Low flexibility has been found to predispose a person to several musculoskeletal overuse injuries and significantly affect a person's level of function and performance (2,21,35,38,39). Short hamstring muscles are associated with low back pain (5,7,25) and lower extremity injuries (10,34). Consequently, several studies have suggested that it is necessary to perform systematic stretching exercises to improve hamstring muscle flexibility (11,20,25,33).
Several researchers have analyzed which flexibility training parameters are the most appropriate to improve hamstring muscle length and consequently may obtain greater values of hip flexion range of motion (ROM): technique (11,18,28,29,37), duration (3,16,23), number of repetitions (4,9,31), length of program (8), frequency (33), and stretch position (12).
According to Nelson and Bandy (27), stretching techniques can be classified into 2 large groups: dynamic or ballistic methods and static methods. Within static methods, there are active and passive types, differentiating self-stretching technique and proprioceptive neuromuscular facilitation (PNF) within the passive types.
The effectiveness of the passive self-stretch, PNF, and ballistic stretching techniques has been proven by several studies (11,13,18,28,37). Few studies have analyzed the effectiveness of the active stretching technique (36). Only Sullivan et al. (36), Robert and Wilson (30), Ford et al. (16), and Davis et al. (11) have investigated the effects of an active stretching program on hip ROM in healthy young adults.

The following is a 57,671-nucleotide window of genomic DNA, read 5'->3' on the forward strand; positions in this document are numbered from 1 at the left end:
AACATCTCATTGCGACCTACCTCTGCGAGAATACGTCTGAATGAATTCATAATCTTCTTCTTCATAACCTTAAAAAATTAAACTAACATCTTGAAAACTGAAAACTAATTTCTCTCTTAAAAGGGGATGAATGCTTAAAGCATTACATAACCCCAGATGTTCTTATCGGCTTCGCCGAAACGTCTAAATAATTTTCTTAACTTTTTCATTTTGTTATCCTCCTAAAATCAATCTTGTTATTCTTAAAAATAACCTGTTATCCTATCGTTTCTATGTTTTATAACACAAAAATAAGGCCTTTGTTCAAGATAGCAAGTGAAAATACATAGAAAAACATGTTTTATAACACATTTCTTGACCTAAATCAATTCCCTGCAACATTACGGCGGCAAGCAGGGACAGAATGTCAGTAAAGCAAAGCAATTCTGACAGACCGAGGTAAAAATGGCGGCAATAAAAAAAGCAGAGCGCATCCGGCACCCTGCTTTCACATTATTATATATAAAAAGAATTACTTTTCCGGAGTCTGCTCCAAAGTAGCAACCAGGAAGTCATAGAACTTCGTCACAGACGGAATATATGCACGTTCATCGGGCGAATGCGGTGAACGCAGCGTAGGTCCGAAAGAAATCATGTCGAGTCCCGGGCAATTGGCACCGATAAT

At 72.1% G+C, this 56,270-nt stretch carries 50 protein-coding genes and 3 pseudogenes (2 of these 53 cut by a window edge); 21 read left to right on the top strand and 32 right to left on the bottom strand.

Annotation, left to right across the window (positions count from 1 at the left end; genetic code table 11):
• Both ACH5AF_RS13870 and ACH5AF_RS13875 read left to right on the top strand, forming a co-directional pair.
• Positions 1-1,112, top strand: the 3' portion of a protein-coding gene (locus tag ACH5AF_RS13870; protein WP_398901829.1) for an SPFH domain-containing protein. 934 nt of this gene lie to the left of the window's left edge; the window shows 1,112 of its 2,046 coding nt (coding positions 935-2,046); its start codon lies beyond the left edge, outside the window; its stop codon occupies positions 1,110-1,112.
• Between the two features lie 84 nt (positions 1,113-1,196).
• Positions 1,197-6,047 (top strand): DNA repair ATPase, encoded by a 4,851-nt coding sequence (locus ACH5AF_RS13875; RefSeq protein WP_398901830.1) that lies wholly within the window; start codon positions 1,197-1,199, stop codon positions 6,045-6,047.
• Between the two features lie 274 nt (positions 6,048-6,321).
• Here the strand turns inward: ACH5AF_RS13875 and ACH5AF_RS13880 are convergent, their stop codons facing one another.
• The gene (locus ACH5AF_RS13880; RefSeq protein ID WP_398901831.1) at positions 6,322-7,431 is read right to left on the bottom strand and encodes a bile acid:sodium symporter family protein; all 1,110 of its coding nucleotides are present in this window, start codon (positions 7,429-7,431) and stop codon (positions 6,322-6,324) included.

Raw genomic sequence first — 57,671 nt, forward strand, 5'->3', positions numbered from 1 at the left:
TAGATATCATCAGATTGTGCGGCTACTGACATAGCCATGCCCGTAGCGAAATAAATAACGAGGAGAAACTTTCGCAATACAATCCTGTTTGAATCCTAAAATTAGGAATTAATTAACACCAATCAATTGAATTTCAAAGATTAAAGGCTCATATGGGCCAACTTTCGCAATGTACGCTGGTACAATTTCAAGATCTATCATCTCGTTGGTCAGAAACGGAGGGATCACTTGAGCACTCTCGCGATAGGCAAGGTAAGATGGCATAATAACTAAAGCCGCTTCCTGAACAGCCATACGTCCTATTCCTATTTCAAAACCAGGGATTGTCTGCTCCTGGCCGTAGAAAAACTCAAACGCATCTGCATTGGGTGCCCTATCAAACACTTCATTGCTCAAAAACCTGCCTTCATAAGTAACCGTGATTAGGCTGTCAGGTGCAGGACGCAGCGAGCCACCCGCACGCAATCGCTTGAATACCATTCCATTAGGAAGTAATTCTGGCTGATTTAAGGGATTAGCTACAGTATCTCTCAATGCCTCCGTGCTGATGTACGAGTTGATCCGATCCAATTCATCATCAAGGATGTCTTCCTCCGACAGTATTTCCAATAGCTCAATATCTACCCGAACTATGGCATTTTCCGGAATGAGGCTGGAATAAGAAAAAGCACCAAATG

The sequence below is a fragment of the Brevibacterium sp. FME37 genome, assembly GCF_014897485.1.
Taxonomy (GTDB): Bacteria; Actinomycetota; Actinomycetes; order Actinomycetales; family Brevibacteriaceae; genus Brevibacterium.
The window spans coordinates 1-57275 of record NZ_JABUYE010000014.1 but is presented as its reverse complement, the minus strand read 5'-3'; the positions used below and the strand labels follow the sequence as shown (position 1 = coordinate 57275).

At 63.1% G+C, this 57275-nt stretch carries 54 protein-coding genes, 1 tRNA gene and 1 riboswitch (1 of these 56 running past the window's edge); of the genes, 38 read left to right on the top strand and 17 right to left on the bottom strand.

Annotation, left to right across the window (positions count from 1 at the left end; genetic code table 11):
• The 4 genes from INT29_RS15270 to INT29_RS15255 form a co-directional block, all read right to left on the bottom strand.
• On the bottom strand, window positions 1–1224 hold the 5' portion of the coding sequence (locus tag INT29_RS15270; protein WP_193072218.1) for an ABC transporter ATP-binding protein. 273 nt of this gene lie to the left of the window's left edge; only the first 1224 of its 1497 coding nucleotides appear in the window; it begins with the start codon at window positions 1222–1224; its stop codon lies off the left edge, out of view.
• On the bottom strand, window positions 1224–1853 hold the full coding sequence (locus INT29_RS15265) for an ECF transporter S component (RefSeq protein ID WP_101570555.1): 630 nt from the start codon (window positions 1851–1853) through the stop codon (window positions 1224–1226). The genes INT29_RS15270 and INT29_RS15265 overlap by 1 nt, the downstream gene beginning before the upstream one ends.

In this study, the active stretching program has been chosen because there is some evidence that active technique may improve lower extremities flexibility. Moreover, Kolber and Zepeda (20) suggest that the active stretching technique allows greater quality and effectiveness of the stretching protocol being designed because this technique produces a greater increase in the distance between hamstring muscle origin and insertion than other techniques.
Generally, increases in flexibility have been associated with duration of application of the tensile force to lengthen muscle and connective tissue. Several authors have suggested effective durations ranging from 5 to 60 seconds (3,9,14,16,23,30,31), although there is still no clear evidence for the optimal duration for each stretching technique. Several studies have investigated the effect of different stretching durations on passive hamstring stretching programs (3,6,9,29,31), but only Ford et al. (16) and Robert and Wilson (30) have investigated the effect of different stretching durations (30, 60, 90, and 120 seconds) on active hamstring stretching programs.
Nevertheless, no studies have been found about the effect of short stretching durations (15, 30, and 45 seconds) of long-term active hamstring stretching programs (12 weeks) with a repeated measures design. Furthermore, no studies have been found that focus on the gains in flexibility made by subjects who possess moderate to high flexibility levels. Therefore, the aim of the present study was to investigate whether active stretching improves hip flexion ROM and to examine the effects of 15, 30, and 45 seconds of active stretches during a 12-week stretching program in subjects with moderate to high flexibility levels.
Experimental Approach to the Problem